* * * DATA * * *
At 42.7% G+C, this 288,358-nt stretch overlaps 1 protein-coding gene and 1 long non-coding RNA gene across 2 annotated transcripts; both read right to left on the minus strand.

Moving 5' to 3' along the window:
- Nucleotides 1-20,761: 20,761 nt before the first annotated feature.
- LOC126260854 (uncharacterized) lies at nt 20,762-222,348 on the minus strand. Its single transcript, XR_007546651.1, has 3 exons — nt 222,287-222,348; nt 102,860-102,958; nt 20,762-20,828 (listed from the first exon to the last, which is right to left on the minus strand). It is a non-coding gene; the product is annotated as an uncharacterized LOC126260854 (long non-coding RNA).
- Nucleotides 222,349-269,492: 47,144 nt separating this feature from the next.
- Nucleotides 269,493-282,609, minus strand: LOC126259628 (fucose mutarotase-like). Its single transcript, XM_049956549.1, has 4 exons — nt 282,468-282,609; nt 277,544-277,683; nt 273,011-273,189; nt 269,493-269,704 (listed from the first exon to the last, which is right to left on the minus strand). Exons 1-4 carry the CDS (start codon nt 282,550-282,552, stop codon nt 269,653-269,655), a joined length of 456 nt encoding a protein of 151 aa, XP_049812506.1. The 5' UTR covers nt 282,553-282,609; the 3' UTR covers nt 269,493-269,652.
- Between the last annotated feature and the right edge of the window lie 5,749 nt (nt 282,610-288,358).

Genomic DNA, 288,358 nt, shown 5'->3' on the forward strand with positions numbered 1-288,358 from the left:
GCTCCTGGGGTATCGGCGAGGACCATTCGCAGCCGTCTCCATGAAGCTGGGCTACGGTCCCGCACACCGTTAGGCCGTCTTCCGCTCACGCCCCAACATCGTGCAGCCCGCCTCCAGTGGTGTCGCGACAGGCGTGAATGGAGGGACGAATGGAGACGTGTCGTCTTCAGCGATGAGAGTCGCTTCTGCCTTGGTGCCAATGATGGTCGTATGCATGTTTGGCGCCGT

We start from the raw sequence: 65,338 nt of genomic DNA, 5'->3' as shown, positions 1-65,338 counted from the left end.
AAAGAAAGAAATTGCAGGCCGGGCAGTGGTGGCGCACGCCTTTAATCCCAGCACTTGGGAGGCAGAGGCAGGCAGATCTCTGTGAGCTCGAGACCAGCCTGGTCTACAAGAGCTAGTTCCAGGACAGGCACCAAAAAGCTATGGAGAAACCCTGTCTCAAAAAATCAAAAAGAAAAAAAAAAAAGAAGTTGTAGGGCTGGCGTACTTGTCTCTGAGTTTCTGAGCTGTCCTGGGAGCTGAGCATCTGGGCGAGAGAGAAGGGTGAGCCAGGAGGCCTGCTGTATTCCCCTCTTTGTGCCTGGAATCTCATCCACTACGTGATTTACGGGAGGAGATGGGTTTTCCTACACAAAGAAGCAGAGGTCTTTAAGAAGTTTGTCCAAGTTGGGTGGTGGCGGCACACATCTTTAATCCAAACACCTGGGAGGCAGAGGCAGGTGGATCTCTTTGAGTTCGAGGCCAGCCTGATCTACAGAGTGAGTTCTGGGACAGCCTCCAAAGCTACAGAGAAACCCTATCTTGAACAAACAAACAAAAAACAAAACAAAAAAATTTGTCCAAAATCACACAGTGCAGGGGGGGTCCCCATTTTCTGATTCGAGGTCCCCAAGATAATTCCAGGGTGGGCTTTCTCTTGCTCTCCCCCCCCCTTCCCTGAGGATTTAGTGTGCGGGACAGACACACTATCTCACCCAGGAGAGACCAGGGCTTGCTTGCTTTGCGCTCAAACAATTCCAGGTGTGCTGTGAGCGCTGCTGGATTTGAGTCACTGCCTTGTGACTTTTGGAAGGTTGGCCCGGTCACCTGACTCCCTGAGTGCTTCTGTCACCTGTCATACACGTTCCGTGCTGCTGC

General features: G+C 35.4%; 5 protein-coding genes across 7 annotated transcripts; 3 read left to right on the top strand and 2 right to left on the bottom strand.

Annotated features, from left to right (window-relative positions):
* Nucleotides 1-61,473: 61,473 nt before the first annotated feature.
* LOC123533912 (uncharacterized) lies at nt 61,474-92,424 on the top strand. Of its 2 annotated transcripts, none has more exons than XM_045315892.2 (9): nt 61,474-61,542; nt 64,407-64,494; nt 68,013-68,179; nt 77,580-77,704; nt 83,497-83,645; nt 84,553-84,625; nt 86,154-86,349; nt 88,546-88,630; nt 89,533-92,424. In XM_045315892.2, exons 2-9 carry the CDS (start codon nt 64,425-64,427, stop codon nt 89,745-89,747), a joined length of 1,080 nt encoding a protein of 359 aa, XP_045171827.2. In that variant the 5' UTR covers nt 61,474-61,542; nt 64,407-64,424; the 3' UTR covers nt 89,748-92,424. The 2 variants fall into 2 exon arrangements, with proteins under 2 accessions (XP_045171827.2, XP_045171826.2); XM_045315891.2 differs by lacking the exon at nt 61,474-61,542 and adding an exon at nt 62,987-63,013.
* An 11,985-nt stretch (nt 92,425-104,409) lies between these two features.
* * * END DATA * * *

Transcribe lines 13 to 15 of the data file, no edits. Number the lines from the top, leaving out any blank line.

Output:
Annotated features, from left to right (window-relative positions):
* Nucleotides 1-61,473: 61,473 nt before the first annotated feature.
* LOC123533912 (uncharacterized) lies at nt 61,474-92,424 on the top strand. Of its 2 annotated transcripts, none has more exons than XM_045315892.2 (9): nt 61,474-61,542; nt 64,407-64,494; nt 68,013-68,179; nt 77,580-77,704; nt 83,497-83,645; nt 84,553-84,625; nt 86,154-86,349; nt 88,546-88,630; nt 89,533-92,424. In XM_045315892.2, exons 2-9 carry the CDS (start codon nt 64,425-64,427, stop codon nt 89,745-89,747), a joined length of 1,080 nt encoding a protein of 359 aa, XP_045171827.2. In that variant the 5' UTR covers nt 61,474-61,542; nt 64,407-64,424; the 3' UTR covers nt 89,748-92,424. The 2 variants fall into 2 exon arrangements, with proteins under 2 accessions (XP_045171827.2, XP_045171826.2); XM_045315891.2 differs by lacking the exon at nt 61,474-61,542 and adding an exon at nt 62,987-63,013.